Attorneys for the kids argue that school officials violated federal education laws that protect disabled people.
The lawsuit does not seek monetary damages. Rather, it asks the court to force the defendants to provide legally required services, including special education services and accommodations for children with disabilities.
Donald Miller, attorney for Flint Community Schools, declined to comment Friday on the judge’s ruling. Timothy Mullins, an attorney for the intermediate school district, did not return a message.
Bill DiSessa, a spokesman for the Michigan Department of Education, said he can’t comment on pending litigation. A spokesperson from the office of Michigan Attorney General Bill Schuette, which is defending the department, did not return a message.
Attorneys for the defendants argued, among other things, that the plaintiffs failed to exhaust an administrative hearing process used to settle disputes under federal education laws. The judge didn’t buy it.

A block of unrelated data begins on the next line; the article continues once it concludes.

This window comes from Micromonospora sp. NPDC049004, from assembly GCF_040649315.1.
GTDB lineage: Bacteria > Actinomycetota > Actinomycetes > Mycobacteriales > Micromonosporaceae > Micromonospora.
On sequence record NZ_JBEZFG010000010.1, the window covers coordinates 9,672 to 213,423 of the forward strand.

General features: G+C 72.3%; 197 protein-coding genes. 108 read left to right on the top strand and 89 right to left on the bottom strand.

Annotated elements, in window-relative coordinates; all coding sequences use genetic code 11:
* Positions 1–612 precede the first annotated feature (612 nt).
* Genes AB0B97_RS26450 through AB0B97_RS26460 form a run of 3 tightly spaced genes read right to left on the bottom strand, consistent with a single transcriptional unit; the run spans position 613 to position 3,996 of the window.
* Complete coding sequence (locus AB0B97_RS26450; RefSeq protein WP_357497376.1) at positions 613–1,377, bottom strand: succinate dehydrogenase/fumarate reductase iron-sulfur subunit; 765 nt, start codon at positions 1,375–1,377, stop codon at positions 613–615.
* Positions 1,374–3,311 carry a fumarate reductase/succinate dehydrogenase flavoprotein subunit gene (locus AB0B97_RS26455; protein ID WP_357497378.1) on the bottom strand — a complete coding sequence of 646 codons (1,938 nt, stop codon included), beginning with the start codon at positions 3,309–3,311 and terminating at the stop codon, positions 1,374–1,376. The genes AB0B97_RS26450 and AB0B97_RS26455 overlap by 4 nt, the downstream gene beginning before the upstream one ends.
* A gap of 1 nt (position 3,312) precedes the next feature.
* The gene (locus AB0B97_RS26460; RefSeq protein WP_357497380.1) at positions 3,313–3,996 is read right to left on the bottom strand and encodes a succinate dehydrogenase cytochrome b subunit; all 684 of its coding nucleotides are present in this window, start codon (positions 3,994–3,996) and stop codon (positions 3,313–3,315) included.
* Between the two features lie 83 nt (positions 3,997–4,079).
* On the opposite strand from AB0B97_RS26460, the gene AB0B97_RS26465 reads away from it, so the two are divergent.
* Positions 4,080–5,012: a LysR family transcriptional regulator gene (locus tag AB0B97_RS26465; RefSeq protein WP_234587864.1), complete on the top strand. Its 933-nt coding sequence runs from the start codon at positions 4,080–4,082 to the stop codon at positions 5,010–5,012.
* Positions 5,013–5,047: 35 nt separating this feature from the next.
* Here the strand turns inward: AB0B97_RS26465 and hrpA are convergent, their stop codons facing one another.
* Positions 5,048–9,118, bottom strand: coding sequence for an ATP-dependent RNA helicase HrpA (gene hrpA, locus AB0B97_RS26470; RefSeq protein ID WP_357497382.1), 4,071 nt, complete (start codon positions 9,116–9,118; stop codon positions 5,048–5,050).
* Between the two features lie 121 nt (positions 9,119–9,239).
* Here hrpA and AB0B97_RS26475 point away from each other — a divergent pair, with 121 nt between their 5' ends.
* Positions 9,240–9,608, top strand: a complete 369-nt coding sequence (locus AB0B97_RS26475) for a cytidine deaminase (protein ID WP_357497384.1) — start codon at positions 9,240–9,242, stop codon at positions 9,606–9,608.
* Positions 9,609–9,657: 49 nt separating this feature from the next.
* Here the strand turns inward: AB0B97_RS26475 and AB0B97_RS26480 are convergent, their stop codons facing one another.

Tarnow also wrote that children’s attorneys are clearly seeking a systemic changes in the way all children in the Flint School District are identified, placed and educated. He said they have “emphatically illustrated that the alleged violations are widespread across the Flint schools and repetitive in nature.”
The judge, however, side with Flint Community Schools on one issue: free, city-wide preschool.
“There is no showing that this court has the power to order the creation of public universal preschool,” the judge wrote, saying the decision is best left to state government. He dismissed the plaintiffs’ request for universal preschool.
Other remedies the plaintiffs are seeking include:
• Steps to identify the academic and behavioral needs of Flint students
• Implementation of positive behavioral interventions in every school, with training and support to all personnel interacting with students
• Safeguards to prevent unnecessary and illegal suspensions and expulsions